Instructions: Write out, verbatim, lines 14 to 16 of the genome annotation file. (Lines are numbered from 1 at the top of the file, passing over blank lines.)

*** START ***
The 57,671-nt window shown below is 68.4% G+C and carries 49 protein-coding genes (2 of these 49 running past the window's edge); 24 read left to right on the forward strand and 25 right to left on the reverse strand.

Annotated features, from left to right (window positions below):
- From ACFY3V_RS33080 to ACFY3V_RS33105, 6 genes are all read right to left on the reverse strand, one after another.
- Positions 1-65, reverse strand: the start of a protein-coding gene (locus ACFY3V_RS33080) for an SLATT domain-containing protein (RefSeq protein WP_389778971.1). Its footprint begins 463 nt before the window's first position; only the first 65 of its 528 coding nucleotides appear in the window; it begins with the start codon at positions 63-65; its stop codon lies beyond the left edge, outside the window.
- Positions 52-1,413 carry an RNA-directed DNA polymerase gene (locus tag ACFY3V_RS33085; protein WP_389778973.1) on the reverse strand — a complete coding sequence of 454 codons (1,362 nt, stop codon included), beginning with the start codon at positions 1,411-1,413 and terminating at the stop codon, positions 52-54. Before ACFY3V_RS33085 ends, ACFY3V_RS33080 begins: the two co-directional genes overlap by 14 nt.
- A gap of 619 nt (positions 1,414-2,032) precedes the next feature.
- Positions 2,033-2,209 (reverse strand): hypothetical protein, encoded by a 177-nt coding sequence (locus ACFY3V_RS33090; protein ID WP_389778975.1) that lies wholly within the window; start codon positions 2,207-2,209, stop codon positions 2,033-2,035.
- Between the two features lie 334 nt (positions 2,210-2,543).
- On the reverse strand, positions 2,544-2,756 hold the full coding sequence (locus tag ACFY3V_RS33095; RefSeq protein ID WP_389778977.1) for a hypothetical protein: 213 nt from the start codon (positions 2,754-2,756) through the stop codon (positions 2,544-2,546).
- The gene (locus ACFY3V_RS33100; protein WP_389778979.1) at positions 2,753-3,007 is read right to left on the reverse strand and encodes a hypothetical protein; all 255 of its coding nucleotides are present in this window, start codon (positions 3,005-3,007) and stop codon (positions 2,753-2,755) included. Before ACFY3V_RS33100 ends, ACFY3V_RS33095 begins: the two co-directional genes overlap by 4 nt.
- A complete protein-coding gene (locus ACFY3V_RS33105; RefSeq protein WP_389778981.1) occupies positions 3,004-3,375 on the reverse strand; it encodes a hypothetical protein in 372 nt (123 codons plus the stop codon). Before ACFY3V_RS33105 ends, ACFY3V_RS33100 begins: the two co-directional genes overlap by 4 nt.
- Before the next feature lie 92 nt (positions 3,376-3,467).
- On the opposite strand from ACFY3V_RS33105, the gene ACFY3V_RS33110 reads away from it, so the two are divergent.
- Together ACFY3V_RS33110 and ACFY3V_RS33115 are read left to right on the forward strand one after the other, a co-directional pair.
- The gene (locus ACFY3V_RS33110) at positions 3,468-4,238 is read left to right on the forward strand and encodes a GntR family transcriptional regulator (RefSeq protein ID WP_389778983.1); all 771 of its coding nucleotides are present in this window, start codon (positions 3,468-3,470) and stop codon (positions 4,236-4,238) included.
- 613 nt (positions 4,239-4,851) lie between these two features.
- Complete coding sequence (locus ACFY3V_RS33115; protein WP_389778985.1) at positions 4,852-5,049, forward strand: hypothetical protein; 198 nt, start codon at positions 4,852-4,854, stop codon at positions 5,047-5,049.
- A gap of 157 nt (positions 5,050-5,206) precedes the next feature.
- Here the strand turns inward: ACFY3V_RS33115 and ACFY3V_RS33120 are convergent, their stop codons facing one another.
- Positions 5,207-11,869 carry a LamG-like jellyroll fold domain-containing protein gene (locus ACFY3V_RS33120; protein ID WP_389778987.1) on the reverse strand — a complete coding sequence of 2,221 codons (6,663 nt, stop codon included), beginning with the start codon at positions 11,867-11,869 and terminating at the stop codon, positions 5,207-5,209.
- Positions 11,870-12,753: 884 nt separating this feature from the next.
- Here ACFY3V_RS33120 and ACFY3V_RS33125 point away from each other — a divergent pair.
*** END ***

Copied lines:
- Together ACFY3V_RS33110 and ACFY3V_RS33115 are read left to right on the forward strand one after the other, a co-directional pair.
- The gene (locus ACFY3V_RS33110) at positions 3,468-4,238 is read left to right on the forward strand and encodes a GntR family transcriptional regulator (RefSeq protein ID WP_389778983.1); all 771 of its coding nucleotides are present in this window, start codon (positions 3,468-3,470) and stop codon (positions 4,236-4,238) included.
- 613 nt (positions 4,239-4,851) lie between these two features.